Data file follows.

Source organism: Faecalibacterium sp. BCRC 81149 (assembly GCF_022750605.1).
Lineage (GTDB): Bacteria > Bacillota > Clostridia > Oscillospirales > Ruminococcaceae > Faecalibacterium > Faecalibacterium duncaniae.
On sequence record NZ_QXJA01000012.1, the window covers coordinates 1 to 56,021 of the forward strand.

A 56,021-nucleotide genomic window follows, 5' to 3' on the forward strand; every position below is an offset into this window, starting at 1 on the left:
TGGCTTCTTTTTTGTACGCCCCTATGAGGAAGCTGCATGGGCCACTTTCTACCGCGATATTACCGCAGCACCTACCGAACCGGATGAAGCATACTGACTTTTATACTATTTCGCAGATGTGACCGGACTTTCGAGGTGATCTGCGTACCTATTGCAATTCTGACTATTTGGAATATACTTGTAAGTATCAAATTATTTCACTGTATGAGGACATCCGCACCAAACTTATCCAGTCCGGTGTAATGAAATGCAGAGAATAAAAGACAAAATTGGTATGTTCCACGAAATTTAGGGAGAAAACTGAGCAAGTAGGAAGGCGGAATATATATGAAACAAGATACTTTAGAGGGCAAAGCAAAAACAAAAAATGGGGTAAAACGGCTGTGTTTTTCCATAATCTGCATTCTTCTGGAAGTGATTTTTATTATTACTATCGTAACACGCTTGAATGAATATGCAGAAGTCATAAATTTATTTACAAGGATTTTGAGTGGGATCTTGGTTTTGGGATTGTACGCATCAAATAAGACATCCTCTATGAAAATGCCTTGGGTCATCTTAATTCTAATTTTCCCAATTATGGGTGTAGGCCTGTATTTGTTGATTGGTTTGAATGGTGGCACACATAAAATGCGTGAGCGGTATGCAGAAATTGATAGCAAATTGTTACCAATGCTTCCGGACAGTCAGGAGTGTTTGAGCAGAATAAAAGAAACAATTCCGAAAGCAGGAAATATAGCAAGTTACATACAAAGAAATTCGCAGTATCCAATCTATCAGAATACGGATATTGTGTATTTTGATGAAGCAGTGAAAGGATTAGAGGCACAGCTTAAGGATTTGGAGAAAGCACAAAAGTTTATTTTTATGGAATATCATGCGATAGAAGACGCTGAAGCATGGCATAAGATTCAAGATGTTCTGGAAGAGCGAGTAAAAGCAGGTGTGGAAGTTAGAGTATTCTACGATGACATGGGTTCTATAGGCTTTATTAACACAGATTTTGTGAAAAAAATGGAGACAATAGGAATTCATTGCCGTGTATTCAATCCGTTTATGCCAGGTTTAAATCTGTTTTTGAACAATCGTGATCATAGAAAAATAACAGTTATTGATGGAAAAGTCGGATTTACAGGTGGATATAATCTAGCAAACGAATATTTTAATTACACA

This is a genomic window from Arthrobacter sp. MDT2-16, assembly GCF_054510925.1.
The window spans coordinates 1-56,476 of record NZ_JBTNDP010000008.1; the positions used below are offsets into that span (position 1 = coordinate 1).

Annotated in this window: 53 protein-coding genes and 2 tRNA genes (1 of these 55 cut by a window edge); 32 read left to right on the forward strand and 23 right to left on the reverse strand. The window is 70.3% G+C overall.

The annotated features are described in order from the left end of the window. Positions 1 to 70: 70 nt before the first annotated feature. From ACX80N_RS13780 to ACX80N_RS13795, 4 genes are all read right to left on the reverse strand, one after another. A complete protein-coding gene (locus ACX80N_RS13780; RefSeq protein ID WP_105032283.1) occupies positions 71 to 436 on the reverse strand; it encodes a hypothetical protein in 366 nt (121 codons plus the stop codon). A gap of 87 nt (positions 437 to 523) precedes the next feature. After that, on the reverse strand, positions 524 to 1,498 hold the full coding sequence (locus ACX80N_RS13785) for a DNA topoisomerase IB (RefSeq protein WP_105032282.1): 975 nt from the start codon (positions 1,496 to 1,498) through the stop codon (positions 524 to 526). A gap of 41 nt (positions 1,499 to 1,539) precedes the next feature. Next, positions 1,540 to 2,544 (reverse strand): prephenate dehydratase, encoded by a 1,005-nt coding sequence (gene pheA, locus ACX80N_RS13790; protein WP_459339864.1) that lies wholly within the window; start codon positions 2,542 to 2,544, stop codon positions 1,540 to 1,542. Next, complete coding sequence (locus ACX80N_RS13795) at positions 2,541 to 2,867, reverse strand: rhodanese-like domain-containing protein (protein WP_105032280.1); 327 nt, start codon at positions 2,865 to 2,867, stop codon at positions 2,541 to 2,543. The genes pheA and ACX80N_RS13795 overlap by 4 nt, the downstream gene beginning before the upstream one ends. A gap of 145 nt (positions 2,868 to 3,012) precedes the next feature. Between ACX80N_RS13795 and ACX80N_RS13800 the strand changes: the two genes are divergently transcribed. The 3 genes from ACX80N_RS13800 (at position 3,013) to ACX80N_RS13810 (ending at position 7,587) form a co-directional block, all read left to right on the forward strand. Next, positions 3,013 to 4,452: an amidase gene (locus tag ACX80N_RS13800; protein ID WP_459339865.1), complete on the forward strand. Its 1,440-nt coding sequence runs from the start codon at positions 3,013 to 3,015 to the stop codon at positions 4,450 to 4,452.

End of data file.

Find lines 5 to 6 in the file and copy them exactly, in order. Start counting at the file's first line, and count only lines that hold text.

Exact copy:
TGGCTTCTTTTTTGTACGCCCCTATGAGGAAGCTGCATGGGCCACTTTCTACCGCGATATTACCGCAGCACCTACCGAACCGGATGAAGCATACTGACTTTTATACTATTTCGCAGATGTGACCGGACTTTCGAGGTGATCTGCGTACCTATTGCAATTCTGACTATTTGGAATATACTTGTAAGTATCAAATTATTTCACTGTATGAGGACATCCGCACCAAACTTATCCAGTCCGGTGTAATGAAATGCAGAGAATAAAAGACAAAATTGGTATGTTCCACGAAATTTAGGGAGAAAACTGAGCAAGTAGGAAGGCGGAATATATATGAAACAAGATACTTTAGAGGGCAAAGCAAAAACAAAAAATGGGGTAAAACGGCTGTGTTTTTCCATAATCTGCATTCTTCTGGAAGTGATTTTTATTATTACTATCGTAACACGCTTGAATGAATATGCAGAAGTCATAAATTTATTTACAAGGATTTTGAGTGGGATCTTGGTTTTGGGATTGTACGCATCAAATAAGACATCCTCTATGAAAATGCCTTGGGTCATCTTAATTCTAATTTTCCCAATTATGGGTGTAGGCCTGTATTTGTTGATTGGTTTGAATGGTGGCACACATAAAATGCGTGAGCGGTATGCAGAAATTGATAGCAAATTGTTACCAATGCTTCCGGACAGTCAGGAGTGTTTGAGCAGAATAAAAGAAACAATTCCGAAAGCAGGAAATATAGCAAGTTACATACAAAGAAATTCGCAGTATCCAATCTATCAGAATACGGATATTGTGTATTTTGATGAAGCAGTGAAAGGATTAGAGGCACAGCTTAAGGATTTGGAGAAAGCACAAAAGTTTATTTTTATGGAATATCATGCGATAGAAGACGCTGAAGCATGGCATAAGATTCAAGATGTTCTGGAAGAGCGAGTAAAAGCAGGTGTGGAAGTTAGAGTATTCTACGATGACATGGGTTCTATAGGCTTTATTAACACAGATTTTGTGAAAAAAATGGAGACAATAGGAATTCATTGCCGTGTATTCAATCCGTTTATGCCAGGTTTAAATCTGTTTTTGAACAATCGTGATCATAGAAAAATAACAGTTATTGATGGAAAAGTCGGATTTACAGGTGGATATAATCTAGCAAACGAATATTTTAATTACACA

This is a genomic window from Arthrobacter sp. MDT2-16, assembly GCF_054510925.1.